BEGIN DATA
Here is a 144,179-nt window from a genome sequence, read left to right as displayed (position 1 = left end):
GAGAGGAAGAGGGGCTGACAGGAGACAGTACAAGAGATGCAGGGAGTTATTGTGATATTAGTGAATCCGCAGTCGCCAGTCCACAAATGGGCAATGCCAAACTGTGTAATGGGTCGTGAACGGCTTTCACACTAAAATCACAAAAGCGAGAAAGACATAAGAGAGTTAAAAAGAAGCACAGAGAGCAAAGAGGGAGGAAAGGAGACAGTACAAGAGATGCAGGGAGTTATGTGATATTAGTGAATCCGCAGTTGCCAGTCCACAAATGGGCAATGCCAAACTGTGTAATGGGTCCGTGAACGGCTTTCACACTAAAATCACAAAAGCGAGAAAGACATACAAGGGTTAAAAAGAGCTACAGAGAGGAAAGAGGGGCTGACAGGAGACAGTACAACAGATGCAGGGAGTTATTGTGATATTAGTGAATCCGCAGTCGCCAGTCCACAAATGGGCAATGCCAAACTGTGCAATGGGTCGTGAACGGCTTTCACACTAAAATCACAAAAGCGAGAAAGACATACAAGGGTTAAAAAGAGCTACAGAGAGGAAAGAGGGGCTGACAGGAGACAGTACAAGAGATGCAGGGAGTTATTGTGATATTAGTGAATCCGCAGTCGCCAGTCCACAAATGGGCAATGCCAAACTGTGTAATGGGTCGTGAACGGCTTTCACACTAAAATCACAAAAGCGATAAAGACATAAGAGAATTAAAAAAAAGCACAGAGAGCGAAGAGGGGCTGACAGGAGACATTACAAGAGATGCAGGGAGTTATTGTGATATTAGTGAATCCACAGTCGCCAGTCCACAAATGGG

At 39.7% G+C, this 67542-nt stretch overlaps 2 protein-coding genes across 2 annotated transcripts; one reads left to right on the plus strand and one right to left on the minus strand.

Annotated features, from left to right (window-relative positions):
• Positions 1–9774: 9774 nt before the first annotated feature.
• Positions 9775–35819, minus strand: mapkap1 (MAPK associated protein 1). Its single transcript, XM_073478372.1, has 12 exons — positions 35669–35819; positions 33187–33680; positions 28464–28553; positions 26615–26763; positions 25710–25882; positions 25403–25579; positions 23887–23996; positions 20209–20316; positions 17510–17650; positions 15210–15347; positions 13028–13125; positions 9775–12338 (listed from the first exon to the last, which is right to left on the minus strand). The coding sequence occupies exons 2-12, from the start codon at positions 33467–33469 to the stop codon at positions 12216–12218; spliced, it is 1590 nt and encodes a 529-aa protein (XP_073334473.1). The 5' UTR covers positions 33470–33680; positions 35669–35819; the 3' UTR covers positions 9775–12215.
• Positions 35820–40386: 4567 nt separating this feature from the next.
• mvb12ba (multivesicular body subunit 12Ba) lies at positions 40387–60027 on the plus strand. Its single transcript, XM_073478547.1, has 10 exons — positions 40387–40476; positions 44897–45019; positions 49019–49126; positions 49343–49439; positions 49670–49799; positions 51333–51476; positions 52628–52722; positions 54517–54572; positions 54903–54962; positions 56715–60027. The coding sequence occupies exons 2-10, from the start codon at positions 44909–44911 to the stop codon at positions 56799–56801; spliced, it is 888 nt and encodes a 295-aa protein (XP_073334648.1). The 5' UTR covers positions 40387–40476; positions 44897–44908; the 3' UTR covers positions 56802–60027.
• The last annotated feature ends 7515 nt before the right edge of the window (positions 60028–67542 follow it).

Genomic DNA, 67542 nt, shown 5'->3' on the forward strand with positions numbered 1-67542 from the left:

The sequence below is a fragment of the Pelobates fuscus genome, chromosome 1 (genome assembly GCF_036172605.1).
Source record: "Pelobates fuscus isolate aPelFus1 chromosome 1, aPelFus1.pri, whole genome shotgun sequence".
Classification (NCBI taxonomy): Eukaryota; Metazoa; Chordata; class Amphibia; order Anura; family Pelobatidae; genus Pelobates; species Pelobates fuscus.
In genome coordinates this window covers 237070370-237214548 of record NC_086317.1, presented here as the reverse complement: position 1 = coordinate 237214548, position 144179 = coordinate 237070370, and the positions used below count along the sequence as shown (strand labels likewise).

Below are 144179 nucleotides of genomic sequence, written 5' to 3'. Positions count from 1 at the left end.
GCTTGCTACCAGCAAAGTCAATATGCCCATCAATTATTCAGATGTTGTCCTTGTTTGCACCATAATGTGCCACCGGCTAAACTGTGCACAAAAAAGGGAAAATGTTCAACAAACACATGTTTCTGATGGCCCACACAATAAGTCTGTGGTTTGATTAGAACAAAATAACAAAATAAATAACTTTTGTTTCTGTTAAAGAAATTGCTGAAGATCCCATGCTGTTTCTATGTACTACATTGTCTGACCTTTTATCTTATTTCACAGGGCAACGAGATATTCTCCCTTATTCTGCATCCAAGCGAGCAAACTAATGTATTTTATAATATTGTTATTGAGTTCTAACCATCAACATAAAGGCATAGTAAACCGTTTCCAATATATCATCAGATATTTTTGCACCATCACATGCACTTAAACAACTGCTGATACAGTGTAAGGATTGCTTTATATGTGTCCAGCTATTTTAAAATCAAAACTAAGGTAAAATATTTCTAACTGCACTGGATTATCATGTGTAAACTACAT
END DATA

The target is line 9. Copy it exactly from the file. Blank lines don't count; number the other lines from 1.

• The last annotated feature ends 7515 nt before the right edge of the window (positions 60028–67542 follow it).